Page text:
25/02/2020

Partner Deborah Johns, was interviewed on the ‘Nightlfe’ program on ABC Radio on the subject of foreign investment in Australia. While the final decision to approve investments is made by the federal treasurer, it’s Australia’s Foreign Investment Review Board (FIRB), which provides advice on whether or not that investment is in the national interest. Deborah discusses the role of FIRB as an advisory body, exploring their role in recommending which acquisitions take place, what it weights up to arrive at that decision and concludes why the country needs it.

 


 

Speaker 1:

Nightlife, with Philip Clark, on ABC Radio.

Philip Clark:

Yes. Well, hello, and how are you? I hope you're well. For the plug with you, how have you guys been? Just fun. We've got plenty fun to talk about in this hour. We're on ABC Radio, right across the country, this is Nightlife. It's six past nine in Queens and six past seven in Western Australia. Wherever you are, I hope you can drop in and join us. The number to call if you'd like to join the program, 1 300 800 222, texts on 0467 922 702. Remember you can follow us on Facebook just by searching for ABC Nightlife, and you can also subscribe to our podcasts all.

Philip Clark:

And they listen back to previous programs including tonight's. A bit later on when we load it up, by going to our website, abc.net.au/nightlife. Hope you can stay with us, we've got some interesting things tonight. Coming up first, I wonder whether you've ever wondered on what basis are foreign companies allowed to buy Australian companies? It seems every week a foreign company is taking over an Australian one or is there plans afoot to make it happen? Foreign economies had a total of $3.5 billion, 3.5 trillion that is, invested in Australia at the end of 2018. The US and the UK are the biggest investors followed by Belgium, Japan and Hong Kong, which might surprise you as well. It started an Foreign Investment Review Board or FIRB, the body that provides advice on whether or not an investment's in the national interest. What is the national interest and how do they measure it?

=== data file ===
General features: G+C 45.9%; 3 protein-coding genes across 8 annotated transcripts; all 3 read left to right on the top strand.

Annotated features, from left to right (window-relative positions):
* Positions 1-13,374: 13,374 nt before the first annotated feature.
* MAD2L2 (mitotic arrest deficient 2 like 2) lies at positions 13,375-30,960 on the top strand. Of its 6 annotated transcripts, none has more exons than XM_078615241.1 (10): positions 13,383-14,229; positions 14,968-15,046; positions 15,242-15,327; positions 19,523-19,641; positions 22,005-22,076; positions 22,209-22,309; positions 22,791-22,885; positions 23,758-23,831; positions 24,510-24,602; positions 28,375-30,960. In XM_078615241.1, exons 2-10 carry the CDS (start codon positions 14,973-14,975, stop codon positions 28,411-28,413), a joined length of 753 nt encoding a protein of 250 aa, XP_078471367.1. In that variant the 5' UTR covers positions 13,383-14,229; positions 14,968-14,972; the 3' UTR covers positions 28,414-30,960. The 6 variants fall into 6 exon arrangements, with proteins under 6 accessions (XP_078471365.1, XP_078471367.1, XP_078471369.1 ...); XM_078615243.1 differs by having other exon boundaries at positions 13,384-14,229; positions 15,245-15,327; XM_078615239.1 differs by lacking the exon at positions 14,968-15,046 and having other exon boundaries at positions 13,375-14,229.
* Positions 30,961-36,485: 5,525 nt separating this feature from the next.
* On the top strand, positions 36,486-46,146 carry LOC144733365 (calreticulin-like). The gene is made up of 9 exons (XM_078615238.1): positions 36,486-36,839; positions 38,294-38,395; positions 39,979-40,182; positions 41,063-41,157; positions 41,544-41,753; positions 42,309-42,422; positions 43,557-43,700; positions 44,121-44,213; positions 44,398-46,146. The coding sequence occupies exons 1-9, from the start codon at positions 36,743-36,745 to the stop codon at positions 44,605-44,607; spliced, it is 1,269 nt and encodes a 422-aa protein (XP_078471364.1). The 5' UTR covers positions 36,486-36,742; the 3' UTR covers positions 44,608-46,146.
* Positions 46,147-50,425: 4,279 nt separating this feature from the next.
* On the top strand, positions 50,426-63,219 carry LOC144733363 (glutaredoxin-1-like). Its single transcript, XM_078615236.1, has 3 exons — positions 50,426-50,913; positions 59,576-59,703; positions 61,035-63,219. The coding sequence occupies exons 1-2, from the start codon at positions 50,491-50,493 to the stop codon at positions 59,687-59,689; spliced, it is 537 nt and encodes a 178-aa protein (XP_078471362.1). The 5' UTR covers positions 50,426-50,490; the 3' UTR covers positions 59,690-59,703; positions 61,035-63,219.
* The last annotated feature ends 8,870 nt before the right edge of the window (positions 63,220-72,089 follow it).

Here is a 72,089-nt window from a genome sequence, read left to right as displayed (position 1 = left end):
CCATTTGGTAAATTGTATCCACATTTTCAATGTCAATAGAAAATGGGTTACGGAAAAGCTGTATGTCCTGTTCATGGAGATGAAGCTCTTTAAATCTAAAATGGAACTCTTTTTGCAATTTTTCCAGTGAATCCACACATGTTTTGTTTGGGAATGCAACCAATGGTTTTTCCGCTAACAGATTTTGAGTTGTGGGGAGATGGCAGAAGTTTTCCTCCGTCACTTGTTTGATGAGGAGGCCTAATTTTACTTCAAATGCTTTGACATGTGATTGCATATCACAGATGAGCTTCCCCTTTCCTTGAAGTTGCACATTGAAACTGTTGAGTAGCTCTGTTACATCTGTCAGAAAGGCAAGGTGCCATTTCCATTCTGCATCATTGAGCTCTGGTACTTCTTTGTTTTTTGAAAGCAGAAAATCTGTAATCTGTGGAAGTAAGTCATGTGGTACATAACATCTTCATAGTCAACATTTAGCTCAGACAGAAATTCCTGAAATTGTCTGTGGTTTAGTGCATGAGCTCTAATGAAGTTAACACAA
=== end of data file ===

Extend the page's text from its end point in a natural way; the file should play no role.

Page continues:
Philip Clark:

We'll take a look at the role of the board and how it operates. If you've got a question about foreign investment in the country and why some people are allowed and others are not, the number to call, 1 300 800 222. Sounds to me as tonight, well we're talking with Joel [Warner] about some of the numbers coming out of the Bush fires. The billion animals killed. For example, the number of hectors burnt. How did we work it out? How did that work it out? You'd be surprised to know that there is a fair bit of science involved in some of these numbers too. [Sean Jayden] he's been to see the new adaptation of Jane Austen's classic novel, Emma.

Philip Clark:

It's been made as a film before or what's the new one like? You'll get to see there's take on that new offering a little later. Plus after the mighty challenge, our issue of the day, should older and wealthier Australians be paying more for aged care? It's a view that some have advanced given the size of the aged care bill, you might think absolutely not or you might have another view. We'll talk about that a bit later in the program. So I hope you can join us for some of all that.